By Adam Lovinus
By Lilledeshan Bose
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When it comes to their lyrics, Bellhaunts aren’t holding back: “Are you a boy or a girl, what’s between your thighs/I’ll drag it out, I’ll cut it out as far as I can away from you.” Ouch. One listen to the endearingly awkward Santa Ana post-punk combo’s music, and you’ll feel like you stumbled onto an unholy amalgam of the Misfits and Sleater-Kinney. With the help of manager DJ Oldboy, the band— fronted by the imposing voice of Adrienne Santellan and backed by her brother, Joshua Santellan (guitar); Vivian Anica (bass); and Robert Ramirez (drums)—released thesix-song EP Bleed Into My Mouth, defining their kinetic style of slashing guitar, pumping bass and bold melodies. In addition to exploring squirmy subject matter in their lyrics, Bellhaunts can just plain blow your ears off, as with the achingly sweet track “Herd of Fake Spiders.” What’s next? A new four-song EP and some gigs at Tropics Lounge and Alex’s Bar.
OC Weekly: Your songs incorporate R&B, country, and post-punk. Is that what you guys listened to growing up?
Adrienne Santellan: I listened to oldies. I got the Rhino collections of 1950s to ’60s music. My mom would actually try to change the radio station because she hated oldies.
Vivian Anica: I listened to the Spice Girls and Backstreet Boys. I was 10, though!
Adrienne: I would sing Dion’s “The Wanderer” around the house as a kid. He was my official vocal coach.
What’s it like working together as siblings in the same band?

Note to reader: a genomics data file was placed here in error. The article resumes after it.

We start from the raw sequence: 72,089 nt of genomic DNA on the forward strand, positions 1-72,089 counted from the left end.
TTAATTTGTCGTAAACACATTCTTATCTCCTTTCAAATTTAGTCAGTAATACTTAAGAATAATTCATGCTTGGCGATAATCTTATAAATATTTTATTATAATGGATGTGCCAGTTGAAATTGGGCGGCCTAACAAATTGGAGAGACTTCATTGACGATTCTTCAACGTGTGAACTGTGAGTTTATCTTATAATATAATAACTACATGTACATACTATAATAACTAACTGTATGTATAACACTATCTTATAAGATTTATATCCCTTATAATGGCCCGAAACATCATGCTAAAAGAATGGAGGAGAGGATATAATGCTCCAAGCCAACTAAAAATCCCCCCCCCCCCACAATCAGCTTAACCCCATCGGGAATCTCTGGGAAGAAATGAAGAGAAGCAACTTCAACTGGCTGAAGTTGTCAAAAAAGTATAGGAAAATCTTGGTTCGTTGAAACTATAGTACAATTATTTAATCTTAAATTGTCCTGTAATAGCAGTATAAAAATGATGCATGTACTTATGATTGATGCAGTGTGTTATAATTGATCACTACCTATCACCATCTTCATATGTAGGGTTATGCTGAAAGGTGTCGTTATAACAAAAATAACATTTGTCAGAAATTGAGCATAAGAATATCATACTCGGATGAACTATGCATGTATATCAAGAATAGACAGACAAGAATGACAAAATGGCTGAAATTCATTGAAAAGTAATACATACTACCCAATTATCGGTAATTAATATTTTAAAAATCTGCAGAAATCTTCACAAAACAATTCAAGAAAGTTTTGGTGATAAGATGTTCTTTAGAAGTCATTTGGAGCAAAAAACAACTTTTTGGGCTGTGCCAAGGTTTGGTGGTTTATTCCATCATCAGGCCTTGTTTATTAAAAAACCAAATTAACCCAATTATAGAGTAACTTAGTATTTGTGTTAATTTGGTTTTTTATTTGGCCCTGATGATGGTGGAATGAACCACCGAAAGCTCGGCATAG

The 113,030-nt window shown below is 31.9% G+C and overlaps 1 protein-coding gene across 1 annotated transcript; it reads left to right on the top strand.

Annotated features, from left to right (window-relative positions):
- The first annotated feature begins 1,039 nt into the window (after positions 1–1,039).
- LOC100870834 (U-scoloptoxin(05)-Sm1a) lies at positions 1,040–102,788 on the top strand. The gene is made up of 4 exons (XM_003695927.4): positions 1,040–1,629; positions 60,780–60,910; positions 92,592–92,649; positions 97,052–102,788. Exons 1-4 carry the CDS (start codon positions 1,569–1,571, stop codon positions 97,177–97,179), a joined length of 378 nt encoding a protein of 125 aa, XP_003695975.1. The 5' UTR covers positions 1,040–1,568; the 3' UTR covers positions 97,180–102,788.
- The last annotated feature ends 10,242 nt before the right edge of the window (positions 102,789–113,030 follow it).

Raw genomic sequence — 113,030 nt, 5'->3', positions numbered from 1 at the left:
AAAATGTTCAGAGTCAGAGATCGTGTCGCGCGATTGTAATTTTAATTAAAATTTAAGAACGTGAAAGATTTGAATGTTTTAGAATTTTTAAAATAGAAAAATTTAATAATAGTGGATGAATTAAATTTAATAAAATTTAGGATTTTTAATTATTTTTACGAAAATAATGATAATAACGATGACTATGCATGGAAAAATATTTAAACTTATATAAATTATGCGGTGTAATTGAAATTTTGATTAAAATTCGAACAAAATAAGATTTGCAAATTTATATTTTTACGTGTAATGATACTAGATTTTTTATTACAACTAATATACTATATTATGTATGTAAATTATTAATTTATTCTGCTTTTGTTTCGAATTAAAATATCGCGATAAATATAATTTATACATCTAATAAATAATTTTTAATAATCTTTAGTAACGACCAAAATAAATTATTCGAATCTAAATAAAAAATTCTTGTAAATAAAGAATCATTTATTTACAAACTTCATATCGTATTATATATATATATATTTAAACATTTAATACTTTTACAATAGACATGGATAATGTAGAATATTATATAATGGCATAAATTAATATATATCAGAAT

Adrienne: I bug him a lot. It will be after midnight, and I’ll say, “Hey, do you want to play this for me right now?”
Joshua Santellan: It’s different when we argue because we’re related. If we fight, she’ll just tie me up to a fence with her bicycle chain.
Adrienne: Are you still mad about that?
Joshua: It was a rolling fence! There is no other band where you can be like, “Yeah, we just ran our lead singer over with a bike, and she was totally cool with it.”
Your lyrics are so personal; is it difficult to sing about such emotionally charged material?
Adrienne: No, but I do cry a lot. I’m really sensitive.
Joshua: Anyone can bitch about his or her girlfriend onstage for 30 minutes or some bullshit like that. She’s able to explore her feelings through her songs and lyrics that have a deeper meaning.
Robert Ramirez: Our song “Party Time Genocide” is really disturbing, but it’s a satire.
Adrienne: It bothers him because it’s about mutilating genitalia.
Ramirez: I’m a dude, and it hurts.
Adrienne, where do you get inspiration to write your songs?
Adrienne: Jesus [laughs]. A lot of my music is pretty dark. My mom worked at a mortuary, so as a 5-year-old, I’d be there with dead people, watching my mom comb their hair. She would show me where they pulled out the blood and put in the formaldehyde.
Songs like “Abortions for All” seem more political. You sound pretty pissed-off.
Adrienne: I was watching this Morrissey documentary. The first thing I heard was “Morrissey thinks the human race is disgusting.” I get angry at things I can’t change. I can’t destroy what’s going on in the world, but I can sing a song about it.
Bellhaunts perform with Mafia Rusa, O.K.T. and Sinister Ways at Tropics Lounge, 1842 W. Commonwealth Ave., Fullerton, (714) 525-1977; www.thetropicslounge.com. Fri., 9 p.m. $5. 21+.
Hey, Orange County/Long Beach musicians and bands! Mail your music, contact info, high-res photos and impending show dates for possible review to: Locals Only, OC Weekly, 2975 Red Hill Ave., Ste 150, Costa Mesa, CA 92626. Or e-mail your link to: firstname.lastname@example.org.
This column appeared in print as "Haunted Garage."